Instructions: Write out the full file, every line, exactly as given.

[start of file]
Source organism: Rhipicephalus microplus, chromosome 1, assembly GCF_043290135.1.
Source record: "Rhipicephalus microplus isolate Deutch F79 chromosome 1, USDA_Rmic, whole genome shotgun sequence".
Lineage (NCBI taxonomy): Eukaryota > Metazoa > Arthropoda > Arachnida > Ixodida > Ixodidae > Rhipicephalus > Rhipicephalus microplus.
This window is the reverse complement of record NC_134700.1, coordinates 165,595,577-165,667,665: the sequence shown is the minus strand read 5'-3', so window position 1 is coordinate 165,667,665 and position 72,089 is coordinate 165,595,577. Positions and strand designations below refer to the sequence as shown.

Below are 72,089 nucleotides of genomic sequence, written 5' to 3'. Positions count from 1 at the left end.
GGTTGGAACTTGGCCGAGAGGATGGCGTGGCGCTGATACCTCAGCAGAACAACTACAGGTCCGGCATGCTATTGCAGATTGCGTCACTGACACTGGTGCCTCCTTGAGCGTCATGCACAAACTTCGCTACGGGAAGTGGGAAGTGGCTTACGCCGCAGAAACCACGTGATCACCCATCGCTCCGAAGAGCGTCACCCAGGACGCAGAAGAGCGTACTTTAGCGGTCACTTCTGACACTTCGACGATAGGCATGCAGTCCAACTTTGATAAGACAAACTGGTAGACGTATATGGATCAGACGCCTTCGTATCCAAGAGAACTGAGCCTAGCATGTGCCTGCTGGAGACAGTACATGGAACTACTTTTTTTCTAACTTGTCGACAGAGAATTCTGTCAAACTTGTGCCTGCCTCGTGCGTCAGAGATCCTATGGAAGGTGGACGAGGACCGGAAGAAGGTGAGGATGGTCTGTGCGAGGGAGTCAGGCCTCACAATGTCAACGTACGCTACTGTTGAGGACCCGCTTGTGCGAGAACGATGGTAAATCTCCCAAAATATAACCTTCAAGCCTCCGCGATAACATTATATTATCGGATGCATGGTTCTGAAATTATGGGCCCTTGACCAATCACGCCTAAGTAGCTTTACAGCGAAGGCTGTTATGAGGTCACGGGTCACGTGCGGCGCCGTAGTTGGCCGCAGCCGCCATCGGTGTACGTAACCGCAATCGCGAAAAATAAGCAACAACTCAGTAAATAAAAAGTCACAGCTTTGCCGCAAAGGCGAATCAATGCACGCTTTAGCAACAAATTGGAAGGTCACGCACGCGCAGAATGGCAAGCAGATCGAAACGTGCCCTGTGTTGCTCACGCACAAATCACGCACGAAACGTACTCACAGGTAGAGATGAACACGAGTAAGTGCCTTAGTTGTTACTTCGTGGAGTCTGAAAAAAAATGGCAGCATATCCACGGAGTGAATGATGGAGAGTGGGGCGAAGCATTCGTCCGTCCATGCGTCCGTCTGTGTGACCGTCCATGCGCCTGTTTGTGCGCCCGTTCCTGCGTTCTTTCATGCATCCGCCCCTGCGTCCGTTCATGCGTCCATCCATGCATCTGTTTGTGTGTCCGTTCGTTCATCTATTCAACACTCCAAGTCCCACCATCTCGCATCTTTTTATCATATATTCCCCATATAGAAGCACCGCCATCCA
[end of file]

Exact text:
Source organism: Rhipicephalus microplus, chromosome 1, assembly GCF_043290135.1.
Source record: "Rhipicephalus microplus isolate Deutch F79 chromosome 1, USDA_Rmic, whole genome shotgun sequence".
Lineage (NCBI taxonomy): Eukaryota > Metazoa > Arthropoda > Arachnida > Ixodida > Ixodidae > Rhipicephalus > Rhipicephalus microplus.
This window is the reverse complement of record NC_134700.1, coordinates 165,595,577-165,667,665: the sequence shown is the minus strand read 5'-3', so window position 1 is coordinate 165,667,665 and position 72,089 is coordinate 165,595,577. Positions and strand designations below refer to the sequence as shown.

Below are 72,089 nucleotides of genomic sequence, written 5' to 3'. Positions count from 1 at the left end.
GGTTGGAACTTGGCCGAGAGGATGGCGTGGCGCTGATACCTCAGCAGAACAACTACAGGTCCGGCATGCTATTGCAGATTGCGTCACTGACACTGGTGCCTCCTTGAGCGTCATGCACAAACTTCGCTACGGGAAGTGGGAAGTGGCTTACGCCGCAGAAACCACGTGATCACCCATCGCTCCGAAGAGCGTCACCCAGGACGCAGAAGAGCGTACTTTAGCGGTCACTTCTGACACTTCGACGATAGGCATGCAGTCCAACTTTGATAAGACAAACTGGTAGACGTATATGGATCAGACGCCTTCGTATCCAAGAGAACTGAGCCTAGCATGTGCCTGCTGGAGACAGTACATGGAACTACTTTTTTTCTAACTTGTCGACAGAGAATTCTGTCAAACTTGTGCCTGCCTCGTGCGTCAGAGATCCTATGGAAGGTGGACGAGGACCGGAAGAAGGTGAGGATGGTCTGTGCGAGGGAGTCAGGCCTCACAATGTCAACGTACGCTACTGTTGAGGACCCGCTTGTGCGAGAACGATGGTAAATCTCCCAAAATATAACCTTCAAGCCTCCGCGATAACATTATATTATCGGATGCATGGTTCTGAAATTATGGGCCCTTGACCAATCACGCCTAAGTAGCTTTACAGCGAAGGCTGTTATGAGGTCACGGGTCACGTGCGGCGCCGTAGTTGGCCGCAGCCGCCATCGGTGTACGTAACCGCAATCGCGAAAAATAAGCAACAACTCAGTAAATAAAAAGTCACAGCTTTGCCGCAAAGGCGAATCAATGCACGCTTTAGCAACAAATTGGAAGGTCACGCACGCGCAGAATGGCAAGCAGATCGAAACGTGCCCTGTGTTGCTCACGCACAAATCACGCACGAAACGTACTCACAGGTAGAGATGAACACGAGTAAGTGCCTTAGTTGTTACTTCGTGGAGTCTGAAAAAAAATGGCAGCATATCCACGGAGTGAATGATGGAGAGTGGGGCGAAGCATTCGTCCGTCCATGCGTCCGTCTGTGTGACCGTCCATGCGCCTGTTTGTGCGCCCGTTCCTGCGTTCTTTCATGCATCCGCCCCTGCGTCCGTTCATGCGTCCATCCATGCATCTGTTTGTGTGTCCGTTCGTTCATCTATTCAACACTCCAAGTCCCACCATCTCGCATCTTTTTATCATATATTCCCCATATAGAAGCACCGCCATCCA